Last night, I had the opportunity to see Measure for Measure at the Shakespeare Theater in DC. It was brilliantly directed by Jonathan Munby and the acting and lighting and sound were terrific. A really enjoyable take on one of Shakespeare's not often produced plays. The cabaret that began the show for about 20 minutes even had boobs for the kids.
But I was there to witness the performance of my friend, Miriam Silverman who was excellent as Isabella, as she is in really everything she does. She married my good friend from high school who is also an actor, and they come down to do shows at the Shakespeare Theater in DC with some regularity and my girlfriend and I are the lucky recipients of free tickets to see great shows.
And it struck me that it's rare to see your friends at work. Sure you may see them on conference calls or mashing a reply to their boss on a Friday at happy hour on their phone, but actually watching them do their craft is rare. I don't like the word craft, but I use it here to make a point. I work in L'Enfant Plaza, and like Crystal City, where I've also worked, it is populated by office drones. You can spot them by their lanyards and FIPS 201 standard badges. And when asked "What's going on?" you will oft hear said "Same shit, different day." Many of these people have jobs, but they don't seem to have crafts. Granted middle management federal bureaucrat is not very craft-ish, even if they vastly outnumber actors, starving or otherwise.
Perhaps arguing with IT about printer drivers really is someone's perfect day, but its not mine. I'm not sure what I'm supposed to do with my life and at 36 and three-quarters am still wondering what I'll be when I grow up. But I hope it doesn't involve a lanyard with an ID, because the idea that we can be truly happy outside of work while hating our job is a fallacy. We spend so much time at work, whether physically there or mentally due to smartphones. I don't mind work being a heavy part of a work-life balance. I just want the work part to count for something besides a 401 contribution and 10 paid holidays a year.
Tuesday, September 24, 2013
Wednesday, September 11, 2013
The above photo was taken by Mark Lennihan, an AP photographer from the base of the Tribute in Lights memorial piece at the base of Manhattan. I always loved the lights and wished they had stayed up longer, stupid migrating birds. I think part of the reason I liked them so much was they were silent and incredibly powerful. People reported seeing them from the Jersey Shore and out on Long Island. They were an incredibly powerful tribute to the buildings and New York that was before 9/11/2001.
I miss that quiet reverence. Today on the National Mall, we had some Muslim 9/11 Truthers who had planned something called the Million Muslim March. Well, that freaked out conservatives who responded with the 2 Million Bikers to DC. [Sidenote, remember when the first Million Man March happened and we actually thought we would get a million people anywhere] So you've got these morons yelling about false flags, and other morons yelling no to Sharia law. Then there were still other morons called Patriots 4 America who were yelling to get Obama impeached. Finally, the biggest boob of all, was railing about Benghazi.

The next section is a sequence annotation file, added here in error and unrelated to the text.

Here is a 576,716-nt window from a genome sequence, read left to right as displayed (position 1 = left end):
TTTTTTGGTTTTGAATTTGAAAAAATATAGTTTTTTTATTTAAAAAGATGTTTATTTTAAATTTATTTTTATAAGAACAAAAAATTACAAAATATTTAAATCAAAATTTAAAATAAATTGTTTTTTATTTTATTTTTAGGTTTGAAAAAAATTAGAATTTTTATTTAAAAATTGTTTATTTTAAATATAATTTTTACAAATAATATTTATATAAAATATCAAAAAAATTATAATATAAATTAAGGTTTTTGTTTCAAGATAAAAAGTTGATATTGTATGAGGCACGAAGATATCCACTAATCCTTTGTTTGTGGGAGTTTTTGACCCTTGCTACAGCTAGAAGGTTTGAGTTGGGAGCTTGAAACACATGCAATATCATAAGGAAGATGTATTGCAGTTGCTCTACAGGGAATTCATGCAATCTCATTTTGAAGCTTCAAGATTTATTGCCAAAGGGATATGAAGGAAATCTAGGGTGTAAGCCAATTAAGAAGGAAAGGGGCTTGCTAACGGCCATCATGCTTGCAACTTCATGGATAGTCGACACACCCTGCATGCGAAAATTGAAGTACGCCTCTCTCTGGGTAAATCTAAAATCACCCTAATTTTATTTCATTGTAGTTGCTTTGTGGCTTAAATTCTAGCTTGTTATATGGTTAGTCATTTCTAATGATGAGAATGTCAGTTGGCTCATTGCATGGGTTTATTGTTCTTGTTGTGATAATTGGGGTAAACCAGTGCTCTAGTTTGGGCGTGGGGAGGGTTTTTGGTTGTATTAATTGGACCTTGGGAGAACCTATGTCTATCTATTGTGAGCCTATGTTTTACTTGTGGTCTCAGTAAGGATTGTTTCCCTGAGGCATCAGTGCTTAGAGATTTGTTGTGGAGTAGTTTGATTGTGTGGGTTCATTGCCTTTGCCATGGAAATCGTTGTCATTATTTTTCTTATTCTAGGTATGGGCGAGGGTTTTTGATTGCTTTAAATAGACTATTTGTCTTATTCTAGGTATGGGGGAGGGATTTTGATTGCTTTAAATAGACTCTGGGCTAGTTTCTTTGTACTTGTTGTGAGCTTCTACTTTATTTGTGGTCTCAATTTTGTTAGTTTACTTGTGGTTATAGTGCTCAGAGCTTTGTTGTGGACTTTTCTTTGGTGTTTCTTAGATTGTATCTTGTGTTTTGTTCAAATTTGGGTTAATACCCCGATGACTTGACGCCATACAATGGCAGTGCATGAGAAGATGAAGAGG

I have one favor to ask everyone.
Shut. The. Fuck. Up.
Today is not the day for your platform, or your cause. This is not your day. It is everyone's day. Maybe this day will turn into some bullshit holiday like Memorial Day, where people actually say Happy 9/11 Day, and Sears offers amazing deals on lawnmowers. Maybe people one day will forget what happened on this day so many years ago, and just recall it from a CNN broadcast of B-roll of buildings collapsing and firefighters hugging as "reporters" blather about nothing. Maybe that will all happen.
But not today. Today, I remember.
I remember how blue the sky was that Tuesday. I remember that the weather was perfect. A little cool, but one of those crisp fall days in the city that rival any New England foliage. I remember how nice everyone was that week. How people actually were aware of the police and thanked them, as opposed to viewing them like lamposts or the homeless, something you see but don't notice. I remember a city being briefly panicked and then just being so kind and so strong and people just helping everyone and caring about everyone. It showed the inside of a New York that you knew was there as a New Yorker, but never usually saw. Mostly I remember it being quiet. The light would turn green and nobody honked. And that was unheard of in a city that used the horn like teenagers use emoticons.
I am lucky to have a Facebook feed filled with friends and police officers which means that today was an outpouring of memories, grief and pride. I don't think everyone needs to wear black today. I don't think people can't get tanked and make life mistakes today. But you respect this day and you don't use the memories of dead heroes and flag pins to score political points. To gin up outrage for your cause. There is no outrage so great that politicians can't wait 24 hours to rail about it tomorrow.
Today is a day for quiet. Not literal quiet, but the silence from sensationalism and hyperbole and outrage. Seriously. Shut the fuck up.
P.S. I wasn't going to post today, because I didn't have much to say that I hadn't written about in years prior, but my friend Brian Grosz, tumbled (or whatever you kids say) something that struck me. So thanks Brian.